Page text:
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A young bachelor Mino Alberti (Franco Nero), lives in an old manor with his overprotective mother and his faithful maid, is just a few days before getting marry, his fiancee dies in a mysterious car crash. Soon afterwards Mino begins to lose his sanity and lures young women into his house with nefarious intentions.Written by
Interesting early mix of Gothic and Giallo elements
THE THIRD EYE (Mino Guerrini - Italy 1965).
This interesting little chiller by Mino Guerrini, starring Franco Nero and Erika Blanc, certainly was much better than I expected. Often categorized as an early Giallo, it's actually more of a mix of Gothic horror and some Giallo elements. Definitely not the six-penny quickie, I expected. It's quite an elaborate production, well-shot, with fine acting and cinematography.
Franco Nero is Mino, a young count who lives with his dominant mother and jealous servant Martha in an isolated mansion in the Italian countryside. Like Anthony Perkins in PSYCHO - with which this film shares quite a few parallels - Mino has a fascination with birds, particularly stuffed birds. A few days before his marriage with the young and beautiful Laura (Erika Blanc), she mysteriously dies in a car crash and soon-after, his mother is killed. Mino begins to lose his sanity and starts luring young women into his mansion in order to kill them, together with his willing accomplice Martha, who secretly loves him, but one day, a young woman visits him who looks just like his late fiancée Laura.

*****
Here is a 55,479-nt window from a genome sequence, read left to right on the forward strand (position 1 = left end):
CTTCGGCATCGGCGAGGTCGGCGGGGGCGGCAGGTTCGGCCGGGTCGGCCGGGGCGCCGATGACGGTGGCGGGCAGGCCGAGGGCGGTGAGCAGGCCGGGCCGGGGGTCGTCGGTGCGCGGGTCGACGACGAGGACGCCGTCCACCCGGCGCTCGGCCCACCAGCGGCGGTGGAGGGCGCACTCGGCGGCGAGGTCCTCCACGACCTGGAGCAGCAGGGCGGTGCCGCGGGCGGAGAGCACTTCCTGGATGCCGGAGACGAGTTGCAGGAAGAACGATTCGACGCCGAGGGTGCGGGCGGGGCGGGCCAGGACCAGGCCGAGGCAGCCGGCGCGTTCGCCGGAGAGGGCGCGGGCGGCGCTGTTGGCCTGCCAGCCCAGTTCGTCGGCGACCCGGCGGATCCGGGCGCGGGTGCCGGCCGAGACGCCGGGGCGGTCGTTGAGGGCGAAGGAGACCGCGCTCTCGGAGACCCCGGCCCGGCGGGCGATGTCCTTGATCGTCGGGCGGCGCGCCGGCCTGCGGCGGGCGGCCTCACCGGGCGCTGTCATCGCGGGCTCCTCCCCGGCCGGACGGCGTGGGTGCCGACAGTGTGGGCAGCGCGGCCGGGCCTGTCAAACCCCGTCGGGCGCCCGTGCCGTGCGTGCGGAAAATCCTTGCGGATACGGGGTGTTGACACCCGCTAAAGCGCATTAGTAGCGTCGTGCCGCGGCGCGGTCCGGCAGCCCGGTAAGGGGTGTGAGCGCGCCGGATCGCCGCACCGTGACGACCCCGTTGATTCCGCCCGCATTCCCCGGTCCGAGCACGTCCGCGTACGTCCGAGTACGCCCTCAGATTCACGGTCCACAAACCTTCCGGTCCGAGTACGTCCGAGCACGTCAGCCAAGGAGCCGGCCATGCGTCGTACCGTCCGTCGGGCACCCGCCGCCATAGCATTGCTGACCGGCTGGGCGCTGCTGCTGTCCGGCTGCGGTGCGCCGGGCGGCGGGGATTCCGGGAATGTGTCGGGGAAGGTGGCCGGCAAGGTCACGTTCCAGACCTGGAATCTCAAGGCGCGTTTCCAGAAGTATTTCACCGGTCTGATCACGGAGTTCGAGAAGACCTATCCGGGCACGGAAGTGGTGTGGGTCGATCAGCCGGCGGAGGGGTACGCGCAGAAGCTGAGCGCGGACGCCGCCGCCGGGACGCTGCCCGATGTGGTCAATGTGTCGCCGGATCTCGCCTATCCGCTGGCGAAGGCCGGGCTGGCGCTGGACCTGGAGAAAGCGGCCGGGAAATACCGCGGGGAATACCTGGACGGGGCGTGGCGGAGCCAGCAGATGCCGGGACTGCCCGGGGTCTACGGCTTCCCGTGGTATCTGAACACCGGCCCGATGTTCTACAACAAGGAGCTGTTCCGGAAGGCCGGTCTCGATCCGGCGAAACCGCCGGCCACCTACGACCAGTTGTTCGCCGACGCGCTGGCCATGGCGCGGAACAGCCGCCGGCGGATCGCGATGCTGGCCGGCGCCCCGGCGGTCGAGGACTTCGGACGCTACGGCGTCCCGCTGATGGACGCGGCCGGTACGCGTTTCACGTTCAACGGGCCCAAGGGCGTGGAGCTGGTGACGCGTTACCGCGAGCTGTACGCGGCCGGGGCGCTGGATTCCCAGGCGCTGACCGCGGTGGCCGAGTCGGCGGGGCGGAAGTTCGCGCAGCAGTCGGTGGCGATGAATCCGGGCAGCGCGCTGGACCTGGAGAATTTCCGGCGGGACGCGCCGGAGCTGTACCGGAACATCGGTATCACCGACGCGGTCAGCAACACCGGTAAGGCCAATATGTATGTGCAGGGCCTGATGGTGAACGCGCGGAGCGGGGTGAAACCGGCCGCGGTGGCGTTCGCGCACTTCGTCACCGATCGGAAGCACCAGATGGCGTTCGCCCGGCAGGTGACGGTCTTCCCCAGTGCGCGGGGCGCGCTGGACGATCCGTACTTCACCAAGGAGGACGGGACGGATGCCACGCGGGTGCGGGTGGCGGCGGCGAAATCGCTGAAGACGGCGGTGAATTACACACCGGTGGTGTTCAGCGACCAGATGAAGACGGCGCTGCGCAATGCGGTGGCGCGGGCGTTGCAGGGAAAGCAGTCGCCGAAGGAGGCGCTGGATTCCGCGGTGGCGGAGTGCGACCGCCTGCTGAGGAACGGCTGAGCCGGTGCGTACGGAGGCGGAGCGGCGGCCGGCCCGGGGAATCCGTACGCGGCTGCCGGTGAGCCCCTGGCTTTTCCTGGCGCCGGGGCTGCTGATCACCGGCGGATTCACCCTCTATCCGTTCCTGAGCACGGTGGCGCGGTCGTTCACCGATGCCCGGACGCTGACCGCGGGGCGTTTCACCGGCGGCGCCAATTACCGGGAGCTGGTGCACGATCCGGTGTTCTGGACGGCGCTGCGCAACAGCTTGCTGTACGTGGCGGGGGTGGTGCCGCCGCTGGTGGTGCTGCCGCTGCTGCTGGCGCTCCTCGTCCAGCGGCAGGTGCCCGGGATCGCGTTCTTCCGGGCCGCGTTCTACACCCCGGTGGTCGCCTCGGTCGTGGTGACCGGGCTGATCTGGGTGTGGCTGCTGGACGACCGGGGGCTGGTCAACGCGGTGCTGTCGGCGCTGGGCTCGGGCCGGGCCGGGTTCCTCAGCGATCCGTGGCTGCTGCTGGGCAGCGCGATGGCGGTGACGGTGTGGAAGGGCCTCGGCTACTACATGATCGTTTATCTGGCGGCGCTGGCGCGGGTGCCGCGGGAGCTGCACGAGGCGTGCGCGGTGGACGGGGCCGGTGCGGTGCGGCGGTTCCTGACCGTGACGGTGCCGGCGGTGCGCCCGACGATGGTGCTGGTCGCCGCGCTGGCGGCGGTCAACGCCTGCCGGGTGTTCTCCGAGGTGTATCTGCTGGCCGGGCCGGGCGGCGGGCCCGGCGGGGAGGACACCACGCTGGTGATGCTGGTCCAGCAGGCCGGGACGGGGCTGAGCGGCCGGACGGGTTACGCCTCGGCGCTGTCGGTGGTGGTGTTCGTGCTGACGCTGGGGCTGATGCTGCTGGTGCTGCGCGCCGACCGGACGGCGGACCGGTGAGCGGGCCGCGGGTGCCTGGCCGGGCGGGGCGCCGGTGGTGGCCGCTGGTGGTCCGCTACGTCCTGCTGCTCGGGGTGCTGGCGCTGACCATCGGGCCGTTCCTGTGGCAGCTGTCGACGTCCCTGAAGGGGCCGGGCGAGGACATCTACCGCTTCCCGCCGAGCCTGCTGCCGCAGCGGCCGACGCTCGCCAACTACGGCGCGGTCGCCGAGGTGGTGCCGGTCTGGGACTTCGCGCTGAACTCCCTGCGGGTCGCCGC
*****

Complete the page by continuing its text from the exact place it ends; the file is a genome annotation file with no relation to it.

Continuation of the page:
Although the "Count gone mad scenario" was already a bit over-used by the time the film was made, the (then) contemporary setting, the murder mystery angle, elegant production design, professional cinematography and more than adequate direction, make this one well worth a look and definitely a cut above the average attempt within European genre-film-making, to say the least. The film is also surprisingly candid in its sexual nature (although complete nudity is absent) and, regarding that aspect, is a typical exponent of the transitional period in the mid-sixties. Fans of Franco Nero might wanna take a look at him in a role as a neat, well-dressed and impeccably coiffured young man, quite the contrast to the sweaty, unshaven Django-look, or generally sleazy look, he would cultivate later in his career.
The film was remade as BURIED ALIVE (1978), the gore classic by Joe D'Amato.
Currently only available in German, but with the DVD-age already coming to a close, it's unlikely that this film will ever see an English-language release, so the German-only version is perhaps something even English speaking fans of obscure Italian cinema should consider.
Camera Obscura --- 7/10
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